Ansible control centre

This post describes one way to configure a computer to centrally manage an IT training lab using Ansible. The control centre computer could be physical or virtual, headless or not, a laptop, a desktop or anything else: the only real requirements are that the device can bring up a CLI (command line interface) in a terminal, that the vi text editor is installed, and that normal SSH infrastructure is in place.

One of Ansible’s greatest strengths is that is leverages the core Unix service SSH to secure all network communications. The use of SSH keys allow scriptable, secure, non-interactive logins to remote machines without passwords. In comparison to an attacker trying to guess a human-memorable password, brute forcing a 2048-bit SSH key is practically impossible. Systems that go the extra step and only allow SSH access with keys are considerably more secure than password authenticated systems.


Assuming that we are starting with a clean “Minimal” install of CentOS 7.3, we start with updating the OS and installing the required software:

# yum update
# yum install epel-release ansible

If we’re on VMWare, also install Open VM Tools:

# yum install open-vm-tools

Next, we install python-pip which is in turn used to install several Python packages which provide support for management of ESX (pysphere), Windows (pywinrm) and Digital Ocean cloud (dopy) machines.

# yum install python2-pip
# pip install dopy
# pip install pysphere>=1.7
# pip install pywinrm>=0.2.2

Sysadmin User

Next, create a sysadmin user account. This user will own and run Ansible scripts, though often with elevated privileges via sudo or su on remote machines:

# useradd sysadmin
# passwd sysadmin

It is assumed that all Unix machines managed by Ansible will have their own corresponding sysadmin user account. This will simplify Ansible operations, avoid routine use of the root user account, and probably allow root access via SSH to be disabled altogether in the interests of better security.

SSH Keys

Next, become the sysadmin user (use su or login as that user) and generate an SSH public/private key pair:

$ ssh-keygen

Generating public/private rsa key pair.
Enter file in which to save the key (/home/sysadmin/.ssh/id_rsa):
Enter passphrase (empty for no passphrase): 
Enter same passphrase again: 
Your identification has been saved in /home/sysadmin/.ssh/id_rsa.
Your public key has been saved in /home/sysadmin/.ssh/
The key fingerprint is:
The key's randomart image is:
+--[ RSA 2048]----+
|                 |
|           o ..  |
|          . =... |
|           . o=. |
|        S   +..+ |
|         . o +o. |
|          . +.oE.|
|           +.+ ..|
|           .+.+. |

While it is possible to leave the passphrase blank, this is not recommended. A compromised key with no passphrase would allow an attacker easy access to any machine which has authorised that key without even needing a password.

With a passphrase on the SSH key, it is convenient to set up ssh-agent and add the key at the beginning of each login session in order to avoid repeatedly typing the passphrase. Most SSH related programs like ssh-add will assume a default key path of ~/.ssh/id_rsa unless provided with an explicit alternative key path:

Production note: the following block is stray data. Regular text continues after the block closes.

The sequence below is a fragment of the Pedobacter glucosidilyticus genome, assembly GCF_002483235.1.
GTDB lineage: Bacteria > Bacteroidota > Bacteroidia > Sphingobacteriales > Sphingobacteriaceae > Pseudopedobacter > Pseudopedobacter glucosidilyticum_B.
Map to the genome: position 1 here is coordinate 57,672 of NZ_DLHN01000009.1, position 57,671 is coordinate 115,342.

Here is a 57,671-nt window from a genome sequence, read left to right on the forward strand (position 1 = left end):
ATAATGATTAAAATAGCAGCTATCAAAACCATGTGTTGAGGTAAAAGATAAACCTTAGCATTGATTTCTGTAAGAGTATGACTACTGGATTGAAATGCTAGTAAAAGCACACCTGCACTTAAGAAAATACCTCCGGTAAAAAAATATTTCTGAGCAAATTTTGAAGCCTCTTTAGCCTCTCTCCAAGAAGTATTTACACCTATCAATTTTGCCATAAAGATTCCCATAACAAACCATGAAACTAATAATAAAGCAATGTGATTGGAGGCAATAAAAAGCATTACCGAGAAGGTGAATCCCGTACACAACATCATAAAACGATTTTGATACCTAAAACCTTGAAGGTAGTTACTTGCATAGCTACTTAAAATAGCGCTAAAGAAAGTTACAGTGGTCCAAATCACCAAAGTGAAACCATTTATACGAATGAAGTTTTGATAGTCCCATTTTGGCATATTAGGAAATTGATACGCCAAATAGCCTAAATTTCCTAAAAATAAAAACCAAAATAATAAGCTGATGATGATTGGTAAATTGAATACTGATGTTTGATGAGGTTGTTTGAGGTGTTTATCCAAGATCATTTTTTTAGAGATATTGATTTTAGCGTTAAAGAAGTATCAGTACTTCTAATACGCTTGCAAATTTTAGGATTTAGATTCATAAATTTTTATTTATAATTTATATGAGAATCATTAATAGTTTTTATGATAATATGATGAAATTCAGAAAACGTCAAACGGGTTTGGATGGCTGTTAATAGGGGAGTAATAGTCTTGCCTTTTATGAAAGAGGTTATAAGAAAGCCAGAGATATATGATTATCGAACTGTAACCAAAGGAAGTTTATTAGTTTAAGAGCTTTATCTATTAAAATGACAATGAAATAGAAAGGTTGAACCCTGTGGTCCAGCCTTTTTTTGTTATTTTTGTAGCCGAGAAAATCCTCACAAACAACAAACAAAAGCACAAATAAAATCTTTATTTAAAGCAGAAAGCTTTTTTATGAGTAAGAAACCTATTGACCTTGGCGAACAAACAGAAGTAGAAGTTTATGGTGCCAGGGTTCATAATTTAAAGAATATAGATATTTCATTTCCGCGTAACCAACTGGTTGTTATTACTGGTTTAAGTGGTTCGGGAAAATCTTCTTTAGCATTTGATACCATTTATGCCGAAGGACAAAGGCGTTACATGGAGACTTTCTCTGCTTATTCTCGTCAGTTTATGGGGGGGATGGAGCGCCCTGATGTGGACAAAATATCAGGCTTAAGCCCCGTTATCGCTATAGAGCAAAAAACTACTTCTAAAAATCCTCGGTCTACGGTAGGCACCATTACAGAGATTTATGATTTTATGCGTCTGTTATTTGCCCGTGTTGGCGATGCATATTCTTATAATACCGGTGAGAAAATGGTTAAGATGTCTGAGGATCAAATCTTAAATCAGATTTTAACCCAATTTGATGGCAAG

$ ssh-agent bash
$ ssh-add

The public SSH key in ~/.ssh/ must be copied to /home/sysadmin/.ssh/authorized_keys (note US spelling) on each remote Unix machine that access is required to. This can be done manually using scp but it is far easier to use the ssh-copy-id tool:

$ ssh-copy-id sysadmin@remote.machine

SSH Keys on ESXi

For any VMWare ESXi hypervisors that are part of the IT lab ecosystem, setting up SSH keys is slightly more complicated. Because ESXi stores SSH keys an in-memory only filesystem, any keys added to a running machine do not survive a reboot. The procedure described here is Nick Charlton‘s and is almost certainly not approved of by VMWare but it works because the ESXi hypervisor is basically another form of Unix.

Firstly, you need a a sysadmin user on the host with Administrator privileges or a custom role with sufficient permissions to perform necessary tasks.

Next, SSH access needs to be enabled on the host.

Next, we get around VMWare’s in-memory filesystem limitations by adding a short script to /etc/rc.local.d/ on the host, which rewrites the necessary SSH public key file after each reboot. Note the location and format of keys on ESXi:


mkdir -p /etc/ssh/keys-<username>
echo "ssh-rsa AAAAB3..." > /etc/ssh/keys-<username>/authorized_keys
chmod 700 -R /etc/ssh/keys-<username> && chmod 600 /etc/ssh/keys-<username>/authorized_keys
chown -R <username> /etc/ssh/keys-<username>

exit 0

SSH and Digital Ocean

If using Digital Ocean as a cloud provider, SSH keys can be set up to enable creation and management of entire fleets of virtual servers via the Digital Ocean API.

First, upload a copy of the public key ~/.ssh/ to your Digital Ocean account’s control panel. This can also be done using Ansible as described here.

Next, generate an API token in your Digital Ocean account’s control panel. The best way to store this token on the control centre computer is to export it as the environment variable DO_API_TOKEN the sysadmin user’s ~/.bash_profile file:

export DO_API_TOKEN="abc123............."

Of course, most if not all of this setup work can be automated by Ansible as new managed hosts are added to the network.

At this point we are ready to begin configuration of Ansible itself, which is the subject for another post.


Setting Up Passphrase-protected SSH Keys Without Repetitive Typing

Persistent SSH keys with ESX6

How To Use the DigitalOcean API v2 with Ansible 2.0 on Ubuntu 14.04